3. Select a system that administrators can customize in-house, in real time. Flexibility and ease-of-use are critical features valued by nursing administrators who often need to adjust data queries and customize reports.

  • Conduent example: “If the hospital wants to change the type of safety information they want staff to enter or the data to pull for a report, they can make the changes themselves,” explained Justice. “That frees them to analyze high-risk situations more quickly and potentially prevent future accidents or injury.”

4. Use automated feedback to escape the “black hole” of event reporting. The best practice for all organizations trying to motivate behavior change is regular, actionable feedback. When employees submit a patient safety report and don’t receive feedback, it hinders motivation to make further reports. Some call this the “black hole” of event reporting. By contrast, when employees receive an immediate, automated thank you, they are assured the information they took the time to document is being routed to the appropriate reviewer for examination.

With the right technology, organizations can decide whether — and when — to send additional communication to each reporter based on the severity, type, location or other aspects of the reported incident.

  • Conduent example: “It starts with the automated thank you for all reports,” said Justice. “The type and timing of feedback might be different for a level one trauma center than for an ambulatory surgery center. For trended events that lead to a change in practice or policy, the feedback might come quarterly, from nursing administration.” Conduent’s Midas Platform seamlessly integrates with hospital and EMR systems for regular automated feedback and allows each organization to set up communication flow and frequency based on their specific needs.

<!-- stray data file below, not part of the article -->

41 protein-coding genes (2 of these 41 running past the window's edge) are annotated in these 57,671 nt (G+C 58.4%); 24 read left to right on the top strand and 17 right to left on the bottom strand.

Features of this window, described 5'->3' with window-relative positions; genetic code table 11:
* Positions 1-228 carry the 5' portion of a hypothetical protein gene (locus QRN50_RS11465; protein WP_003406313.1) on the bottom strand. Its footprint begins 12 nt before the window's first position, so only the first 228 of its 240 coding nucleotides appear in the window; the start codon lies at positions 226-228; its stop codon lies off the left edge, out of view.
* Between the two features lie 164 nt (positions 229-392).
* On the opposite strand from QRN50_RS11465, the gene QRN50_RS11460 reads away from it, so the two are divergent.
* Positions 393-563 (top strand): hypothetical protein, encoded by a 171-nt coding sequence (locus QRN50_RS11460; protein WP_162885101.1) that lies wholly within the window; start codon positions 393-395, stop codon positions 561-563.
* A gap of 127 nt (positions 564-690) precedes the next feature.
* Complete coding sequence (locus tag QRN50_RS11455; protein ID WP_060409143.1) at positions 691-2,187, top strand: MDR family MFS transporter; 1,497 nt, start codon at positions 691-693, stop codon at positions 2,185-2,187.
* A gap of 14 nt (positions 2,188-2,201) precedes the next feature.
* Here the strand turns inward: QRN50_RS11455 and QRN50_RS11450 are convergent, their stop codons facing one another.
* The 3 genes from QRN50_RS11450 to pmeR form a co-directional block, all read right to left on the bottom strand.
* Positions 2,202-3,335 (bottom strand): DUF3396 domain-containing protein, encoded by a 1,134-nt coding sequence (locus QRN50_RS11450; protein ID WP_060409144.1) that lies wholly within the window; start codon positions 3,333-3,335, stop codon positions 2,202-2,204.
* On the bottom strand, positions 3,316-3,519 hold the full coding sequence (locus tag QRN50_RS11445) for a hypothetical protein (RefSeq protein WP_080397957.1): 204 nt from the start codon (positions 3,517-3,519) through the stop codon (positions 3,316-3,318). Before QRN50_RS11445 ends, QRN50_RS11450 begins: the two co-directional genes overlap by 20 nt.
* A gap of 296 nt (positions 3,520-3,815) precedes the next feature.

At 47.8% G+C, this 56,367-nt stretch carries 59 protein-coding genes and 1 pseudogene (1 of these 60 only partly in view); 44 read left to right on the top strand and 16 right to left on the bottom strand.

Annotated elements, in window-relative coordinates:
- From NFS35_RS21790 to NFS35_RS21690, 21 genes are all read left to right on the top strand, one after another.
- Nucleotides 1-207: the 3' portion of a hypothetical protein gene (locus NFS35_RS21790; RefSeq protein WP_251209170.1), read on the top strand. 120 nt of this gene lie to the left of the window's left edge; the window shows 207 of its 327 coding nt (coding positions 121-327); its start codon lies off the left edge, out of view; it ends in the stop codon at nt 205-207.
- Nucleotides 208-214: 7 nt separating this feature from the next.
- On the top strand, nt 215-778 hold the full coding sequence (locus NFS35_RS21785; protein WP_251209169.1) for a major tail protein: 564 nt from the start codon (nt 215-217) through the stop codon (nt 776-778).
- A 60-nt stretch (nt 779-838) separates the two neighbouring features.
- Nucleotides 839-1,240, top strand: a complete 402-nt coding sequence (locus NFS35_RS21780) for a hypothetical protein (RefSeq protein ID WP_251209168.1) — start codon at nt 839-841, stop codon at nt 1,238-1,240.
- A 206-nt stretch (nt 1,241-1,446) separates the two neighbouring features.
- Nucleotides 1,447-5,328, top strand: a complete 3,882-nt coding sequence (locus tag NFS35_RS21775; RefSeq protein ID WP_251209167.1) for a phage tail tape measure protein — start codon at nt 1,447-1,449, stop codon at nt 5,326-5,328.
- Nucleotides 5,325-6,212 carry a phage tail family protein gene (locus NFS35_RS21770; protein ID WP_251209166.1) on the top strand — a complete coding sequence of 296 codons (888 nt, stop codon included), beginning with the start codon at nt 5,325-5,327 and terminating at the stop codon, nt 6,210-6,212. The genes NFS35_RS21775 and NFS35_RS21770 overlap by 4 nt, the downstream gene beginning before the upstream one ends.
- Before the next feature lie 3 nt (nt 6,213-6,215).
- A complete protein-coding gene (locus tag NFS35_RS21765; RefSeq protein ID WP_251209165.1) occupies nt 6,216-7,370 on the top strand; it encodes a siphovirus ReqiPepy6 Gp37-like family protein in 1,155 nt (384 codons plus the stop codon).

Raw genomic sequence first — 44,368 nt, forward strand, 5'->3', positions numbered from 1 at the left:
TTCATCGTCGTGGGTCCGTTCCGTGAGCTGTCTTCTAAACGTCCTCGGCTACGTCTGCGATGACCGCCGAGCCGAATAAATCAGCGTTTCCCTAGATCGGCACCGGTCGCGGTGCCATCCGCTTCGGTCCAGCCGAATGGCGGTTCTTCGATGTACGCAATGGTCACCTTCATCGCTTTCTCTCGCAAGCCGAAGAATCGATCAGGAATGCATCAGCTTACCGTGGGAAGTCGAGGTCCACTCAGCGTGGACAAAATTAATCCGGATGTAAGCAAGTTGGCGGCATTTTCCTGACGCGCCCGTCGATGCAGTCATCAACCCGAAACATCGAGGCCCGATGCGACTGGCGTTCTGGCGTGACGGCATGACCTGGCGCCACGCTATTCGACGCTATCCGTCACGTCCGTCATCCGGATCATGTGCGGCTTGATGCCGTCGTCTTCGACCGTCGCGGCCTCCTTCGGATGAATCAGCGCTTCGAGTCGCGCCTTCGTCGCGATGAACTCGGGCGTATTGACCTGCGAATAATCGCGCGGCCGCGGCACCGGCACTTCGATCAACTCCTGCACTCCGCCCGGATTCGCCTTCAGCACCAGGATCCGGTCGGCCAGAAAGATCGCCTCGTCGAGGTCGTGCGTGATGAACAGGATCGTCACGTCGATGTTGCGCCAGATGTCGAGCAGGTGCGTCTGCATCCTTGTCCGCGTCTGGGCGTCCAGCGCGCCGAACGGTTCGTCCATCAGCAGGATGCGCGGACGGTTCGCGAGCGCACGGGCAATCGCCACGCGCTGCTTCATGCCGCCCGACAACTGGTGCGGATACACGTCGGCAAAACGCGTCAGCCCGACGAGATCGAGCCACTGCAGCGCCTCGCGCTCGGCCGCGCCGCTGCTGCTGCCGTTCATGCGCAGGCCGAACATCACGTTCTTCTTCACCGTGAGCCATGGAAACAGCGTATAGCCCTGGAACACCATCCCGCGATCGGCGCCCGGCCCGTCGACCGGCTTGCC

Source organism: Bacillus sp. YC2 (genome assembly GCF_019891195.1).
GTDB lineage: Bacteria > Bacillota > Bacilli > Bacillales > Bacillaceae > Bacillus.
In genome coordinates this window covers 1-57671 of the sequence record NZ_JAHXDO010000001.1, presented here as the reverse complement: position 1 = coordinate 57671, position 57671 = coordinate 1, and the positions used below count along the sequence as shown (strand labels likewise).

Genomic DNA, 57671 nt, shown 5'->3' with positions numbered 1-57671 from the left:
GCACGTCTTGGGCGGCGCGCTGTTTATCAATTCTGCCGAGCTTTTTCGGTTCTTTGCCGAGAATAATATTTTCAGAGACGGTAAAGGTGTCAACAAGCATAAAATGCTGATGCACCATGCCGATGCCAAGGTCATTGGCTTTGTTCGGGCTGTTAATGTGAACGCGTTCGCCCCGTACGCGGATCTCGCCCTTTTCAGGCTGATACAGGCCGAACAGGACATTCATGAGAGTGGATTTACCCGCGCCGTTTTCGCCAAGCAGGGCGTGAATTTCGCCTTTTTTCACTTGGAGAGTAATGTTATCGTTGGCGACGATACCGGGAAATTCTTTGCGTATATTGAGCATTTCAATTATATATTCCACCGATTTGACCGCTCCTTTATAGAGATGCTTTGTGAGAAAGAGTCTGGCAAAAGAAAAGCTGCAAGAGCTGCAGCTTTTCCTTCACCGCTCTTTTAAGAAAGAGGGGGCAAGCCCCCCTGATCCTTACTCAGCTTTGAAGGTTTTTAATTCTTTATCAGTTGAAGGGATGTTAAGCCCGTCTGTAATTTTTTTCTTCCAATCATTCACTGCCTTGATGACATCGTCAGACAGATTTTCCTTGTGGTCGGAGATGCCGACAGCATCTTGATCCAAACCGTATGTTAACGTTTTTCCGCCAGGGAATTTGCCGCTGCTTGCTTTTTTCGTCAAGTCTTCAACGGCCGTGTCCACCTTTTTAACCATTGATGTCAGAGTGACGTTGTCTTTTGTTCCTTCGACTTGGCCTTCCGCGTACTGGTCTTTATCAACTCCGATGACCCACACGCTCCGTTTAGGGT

5. Protect the anonymity of reporters. When staff can report incidents anonymously, they are less inhibited to share information. The latest platforms can assign secure access to only those individuals in an organization who have a need-to-know regarding details of the event, such as the source of the patient safety condition report.

  • Conduent example: “The customization capabilities in the Midas system enable the technology to be set up so the system asks only for necessary information and enables anonymity for the person submitting the report,” said Justice.

Learn how a PA medical center increased event reporting by 70% in one year.

Penn State Health, Milton S. Hershey Medical Center started a journey to advance its culture of safety back in 2015. In the first year after implementing the Midas Platform, the medical center’s event reporting increased 70% to 14,000 reported events. Over the next three years, that number increased to 25,000 annual events — a 206% increase since inception.

Listen to this podcast episode to hear how this healthcare system worked through the “black hole” of event reporting supported by the Midas Platform and its partners at Conduent.


►Visit our website to learn more about Conduent Patient Safety and Quality solutions.